Lower Lip Nerve Injury
Q: Dr. Eppley, I have had two mandible reductions and one full lower jaw sagittal split jaw procedure. These were done within about 5 months of each other. It has been about 9 months after the sagittal split procedure and I still have a problem with my lips.
I think the doctor burred too much and now my lip is similar to this.This is the area which has damage. My lip is not quite as bad as this but it is noticeable to a degree. Which part is this? Is it the inferior alveoli nerve damage? Is it likely that this is going to get better over longer period or is there no chance? When I chew it looks weird and also I dribble always when I drink and sometimes when my mouth is open. Even when I drink from a cup it dribbles from the middle for some reason. Is this type of overdone mandible burring and shaving possible to cause complete and utter permanent nerve death? I have a really tingly sensation if I tap it. It’s very hypersensitive. Some areas of the lip are numb though.
Would a particular facial exercises help?
Is there any way I will get back to normal or now not much chance? I worry Botox on other side will just mask problem and not help the dribbling issues.
A: While you have a lip problem, you are confusing the two nerves that can be affected in mandibular surgery. The inferior alveolar nerve is the sensory nerve that runs inside the jaw and comes out of the bone at the mental foramen below the roots of the first and second premolars. This nerve is at risk in both the SSRO procedure (sagittal split ramus osteotomy) and the mandibular reduction. This nerve is responsible for feeling and is why you have numbness of the lip and chin.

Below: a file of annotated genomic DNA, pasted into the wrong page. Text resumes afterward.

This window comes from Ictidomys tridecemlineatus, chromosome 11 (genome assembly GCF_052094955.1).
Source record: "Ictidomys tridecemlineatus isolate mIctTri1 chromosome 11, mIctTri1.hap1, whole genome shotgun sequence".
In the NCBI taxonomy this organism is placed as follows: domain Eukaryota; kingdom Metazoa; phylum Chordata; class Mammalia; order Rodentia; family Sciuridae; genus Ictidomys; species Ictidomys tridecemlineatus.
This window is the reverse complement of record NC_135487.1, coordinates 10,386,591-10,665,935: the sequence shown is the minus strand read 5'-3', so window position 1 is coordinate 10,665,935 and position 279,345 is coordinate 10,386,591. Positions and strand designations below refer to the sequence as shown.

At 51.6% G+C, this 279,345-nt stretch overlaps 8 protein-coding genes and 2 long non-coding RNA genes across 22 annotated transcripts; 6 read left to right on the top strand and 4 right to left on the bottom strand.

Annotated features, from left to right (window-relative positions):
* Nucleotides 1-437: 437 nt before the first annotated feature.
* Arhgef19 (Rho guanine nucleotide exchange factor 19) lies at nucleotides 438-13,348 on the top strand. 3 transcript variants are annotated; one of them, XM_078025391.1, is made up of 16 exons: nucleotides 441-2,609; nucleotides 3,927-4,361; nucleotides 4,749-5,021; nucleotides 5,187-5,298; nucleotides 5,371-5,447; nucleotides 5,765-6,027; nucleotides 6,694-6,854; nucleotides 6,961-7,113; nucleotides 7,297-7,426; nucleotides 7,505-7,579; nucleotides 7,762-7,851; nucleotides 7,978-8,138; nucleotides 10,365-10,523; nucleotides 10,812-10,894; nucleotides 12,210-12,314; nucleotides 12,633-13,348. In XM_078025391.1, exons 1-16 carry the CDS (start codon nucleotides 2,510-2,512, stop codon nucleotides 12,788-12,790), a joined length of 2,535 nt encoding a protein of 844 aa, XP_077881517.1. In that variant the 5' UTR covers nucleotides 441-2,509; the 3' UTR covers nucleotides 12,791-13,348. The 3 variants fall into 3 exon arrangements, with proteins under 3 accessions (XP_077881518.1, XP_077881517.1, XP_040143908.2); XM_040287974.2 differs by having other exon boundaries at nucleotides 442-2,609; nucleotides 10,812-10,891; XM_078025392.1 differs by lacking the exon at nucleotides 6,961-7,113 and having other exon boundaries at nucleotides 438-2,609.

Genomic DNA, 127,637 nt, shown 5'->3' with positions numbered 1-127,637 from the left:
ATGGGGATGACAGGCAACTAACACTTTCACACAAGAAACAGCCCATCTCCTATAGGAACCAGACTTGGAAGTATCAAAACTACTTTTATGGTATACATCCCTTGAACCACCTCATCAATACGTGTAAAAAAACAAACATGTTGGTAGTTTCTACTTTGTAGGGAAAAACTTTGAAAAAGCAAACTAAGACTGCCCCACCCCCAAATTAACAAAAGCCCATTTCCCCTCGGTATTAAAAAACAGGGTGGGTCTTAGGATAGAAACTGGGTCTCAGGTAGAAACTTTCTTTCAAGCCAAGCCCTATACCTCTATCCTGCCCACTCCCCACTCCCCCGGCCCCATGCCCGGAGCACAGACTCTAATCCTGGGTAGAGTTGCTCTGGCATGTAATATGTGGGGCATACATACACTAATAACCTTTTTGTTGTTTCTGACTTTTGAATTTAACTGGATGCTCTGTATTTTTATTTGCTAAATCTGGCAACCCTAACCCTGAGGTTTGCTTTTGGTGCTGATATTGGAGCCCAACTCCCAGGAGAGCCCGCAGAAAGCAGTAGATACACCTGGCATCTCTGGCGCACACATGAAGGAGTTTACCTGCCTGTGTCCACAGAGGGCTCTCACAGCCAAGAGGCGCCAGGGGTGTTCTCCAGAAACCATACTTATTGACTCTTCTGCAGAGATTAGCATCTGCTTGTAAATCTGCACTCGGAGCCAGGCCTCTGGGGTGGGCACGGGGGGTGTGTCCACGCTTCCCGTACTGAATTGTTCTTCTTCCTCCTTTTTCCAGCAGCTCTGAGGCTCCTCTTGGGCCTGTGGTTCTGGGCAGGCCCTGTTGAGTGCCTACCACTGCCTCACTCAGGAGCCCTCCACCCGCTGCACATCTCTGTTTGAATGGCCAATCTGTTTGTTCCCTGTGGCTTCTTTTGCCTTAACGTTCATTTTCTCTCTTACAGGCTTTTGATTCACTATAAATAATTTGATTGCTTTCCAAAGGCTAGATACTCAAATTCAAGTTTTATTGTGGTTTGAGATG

The lip looks like it does because the marginal mandibular branch of the facial nerve has been injured on your right side and is why the lower lip is higher than the left side. This undoubtably occurred during the mandibular reduction not the SSRO. This small nerve is responsible for innervating the depressor anguli muscle of the lower lip (it is a motor nerve) which is responsible for pulling the lip down with motion. When injured it does not move and the normal side pulls down while the paralyzed side rides up, thus creating the asymmetry most seen in activation.
At 9 months after the surgery (injury), while it is not impossible that some motor function of that nerve may return, I would not be optimistic. This is a single fascicular nerve branch so it has no cross-innervation, thus it has a poor recovery outcome. Facial exercises will not help. Botox may be helpful on the normal side so it does not pull down as much.
Dr. Barry Eppley